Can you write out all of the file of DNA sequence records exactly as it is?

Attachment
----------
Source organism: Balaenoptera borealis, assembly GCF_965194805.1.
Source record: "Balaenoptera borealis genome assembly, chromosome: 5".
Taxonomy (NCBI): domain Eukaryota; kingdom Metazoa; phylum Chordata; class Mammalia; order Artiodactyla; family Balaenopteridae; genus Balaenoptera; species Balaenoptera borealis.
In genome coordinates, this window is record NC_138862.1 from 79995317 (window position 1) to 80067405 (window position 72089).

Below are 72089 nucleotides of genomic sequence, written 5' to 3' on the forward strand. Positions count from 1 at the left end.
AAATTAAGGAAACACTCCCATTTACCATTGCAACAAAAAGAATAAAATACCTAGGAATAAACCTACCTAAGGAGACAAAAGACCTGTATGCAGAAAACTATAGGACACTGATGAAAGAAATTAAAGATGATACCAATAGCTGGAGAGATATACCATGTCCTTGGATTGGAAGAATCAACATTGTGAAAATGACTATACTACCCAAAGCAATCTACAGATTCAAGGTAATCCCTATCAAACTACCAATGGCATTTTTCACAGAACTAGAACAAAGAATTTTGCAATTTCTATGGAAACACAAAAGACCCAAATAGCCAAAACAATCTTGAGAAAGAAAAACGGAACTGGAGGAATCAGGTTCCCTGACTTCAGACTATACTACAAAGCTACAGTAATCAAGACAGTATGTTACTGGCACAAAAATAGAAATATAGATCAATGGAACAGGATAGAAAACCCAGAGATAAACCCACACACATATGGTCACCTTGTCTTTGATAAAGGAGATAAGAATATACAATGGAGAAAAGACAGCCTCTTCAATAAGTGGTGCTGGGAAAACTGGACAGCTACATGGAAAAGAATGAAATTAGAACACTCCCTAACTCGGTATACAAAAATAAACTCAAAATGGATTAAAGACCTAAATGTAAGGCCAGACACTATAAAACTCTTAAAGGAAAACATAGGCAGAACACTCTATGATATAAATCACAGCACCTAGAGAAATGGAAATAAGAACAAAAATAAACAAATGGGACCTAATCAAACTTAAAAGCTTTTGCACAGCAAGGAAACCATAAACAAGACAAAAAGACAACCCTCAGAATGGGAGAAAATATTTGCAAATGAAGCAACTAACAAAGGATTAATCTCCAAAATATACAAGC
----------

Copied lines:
Source organism: Balaenoptera borealis, assembly GCF_965194805.1.
Source record: "Balaenoptera borealis genome assembly, chromosome: 5".
Taxonomy (NCBI): domain Eukaryota; kingdom Metazoa; phylum Chordata; class Mammalia; order Artiodactyla; family Balaenopteridae; genus Balaenoptera; species Balaenoptera borealis.
In genome coordinates, this window is record NC_138862.1 from 79995317 (window position 1) to 80067405 (window position 72089).

Below are 72089 nucleotides of genomic sequence, written 5' to 3' on the forward strand. Positions count from 1 at the left end.
AAATTAAGGAAACACTCCCATTTACCATTGCAACAAAAAGAATAAAATACCTAGGAATAAACCTACCTAAGGAGACAAAAGACCTGTATGCAGAAAACTATAGGACACTGATGAAAGAAATTAAAGATGATACCAATAGCTGGAGAGATATACCATGTCCTTGGATTGGAAGAATCAACATTGTGAAAATGACTATACTACCCAAAGCAATCTACAGATTCAAGGTAATCCCTATCAAACTACCAATGGCATTTTTCACAGAACTAGAACAAAGAATTTTGCAATTTCTATGGAAACACAAAAGACCCAAATAGCCAAAACAATCTTGAGAAAGAAAAACGGAACTGGAGGAATCAGGTTCCCTGACTTCAGACTATACTACAAAGCTACAGTAATCAAGACAGTATGTTACTGGCACAAAAATAGAAATATAGATCAATGGAACAGGATAGAAAACCCAGAGATAAACCCACACACATATGGTCACCTTGTCTTTGATAAAGGAGATAAGAATATACAATGGAGAAAAGACAGCCTCTTCAATAAGTGGTGCTGGGAAAACTGGACAGCTACATGGAAAAGAATGAAATTAGAACACTCCCTAACTCGGTATACAAAAATAAACTCAAAATGGATTAAAGACCTAAATGTAAGGCCAGACACTATAAAACTCTTAAAGGAAAACATAGGCAGAACACTCTATGATATAAATCACAGCACCTAGAGAAATGGAAATAAGAACAAAAATAAACAAATGGGACCTAATCAAACTTAAAAGCTTTTGCACAGCAAGGAAACCATAAACAAGACAAAAAGACAACCCTCAGAATGGGAGAAAATATTTGCAAATGAAGCAACTAACAAAGGATTAATCTCCAAAATATACAAGC